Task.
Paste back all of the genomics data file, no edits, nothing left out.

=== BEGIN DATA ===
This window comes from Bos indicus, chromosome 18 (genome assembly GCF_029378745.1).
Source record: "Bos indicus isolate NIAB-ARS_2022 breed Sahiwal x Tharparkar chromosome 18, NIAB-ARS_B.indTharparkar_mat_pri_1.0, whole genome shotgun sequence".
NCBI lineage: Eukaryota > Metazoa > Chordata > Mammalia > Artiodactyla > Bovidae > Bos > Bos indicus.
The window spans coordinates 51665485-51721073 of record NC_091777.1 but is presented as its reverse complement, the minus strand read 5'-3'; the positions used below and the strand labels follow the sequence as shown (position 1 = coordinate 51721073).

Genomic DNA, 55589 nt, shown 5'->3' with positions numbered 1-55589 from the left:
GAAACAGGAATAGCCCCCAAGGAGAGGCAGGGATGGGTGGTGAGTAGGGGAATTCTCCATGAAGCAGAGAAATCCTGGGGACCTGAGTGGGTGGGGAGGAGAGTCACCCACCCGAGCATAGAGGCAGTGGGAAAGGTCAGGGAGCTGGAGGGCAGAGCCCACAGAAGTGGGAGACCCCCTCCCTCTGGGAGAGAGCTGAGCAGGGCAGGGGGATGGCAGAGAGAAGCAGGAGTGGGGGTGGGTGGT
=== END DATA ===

This window comes from Bos indicus, chromosome 18 (genome assembly GCF_029378745.1).
Source record: "Bos indicus isolate NIAB-ARS_2022 breed Sahiwal x Tharparkar chromosome 18, NIAB-ARS_B.indTharparkar_mat_pri_1.0, whole genome shotgun sequence".
NCBI lineage: Eukaryota > Metazoa > Chordata > Mammalia > Artiodactyla > Bovidae > Bos > Bos indicus.
The window spans coordinates 51665485-51721073 of record NC_091777.1 but is presented as its reverse complement, the minus strand read 5'-3'; the positions used below and the strand labels follow the sequence as shown (position 1 = coordinate 51721073).

Genomic DNA, 55589 nt, shown 5'->3' with positions numbered 1-55589 from the left:
GAAACAGGAATAGCCCCCAAGGAGAGGCAGGGATGGGTGGTGAGTAGGGGAATTCTCCATGAAGCAGAGAAATCCTGGGGACCTGAGTGGGTGGGGAGGAGAGTCACCCACCCGAGCATAGAGGCAGTGGGAAAGGTCAGGGAGCTGGAGGGCAGAGCCCACAGAAGTGGGAGACCCCCTCCCTCTGGGAGAGAGCTGAGCAGGGCAGGGGGATGGCAGAGAGAAGCAGGAGTGGGGGTGGGTGGT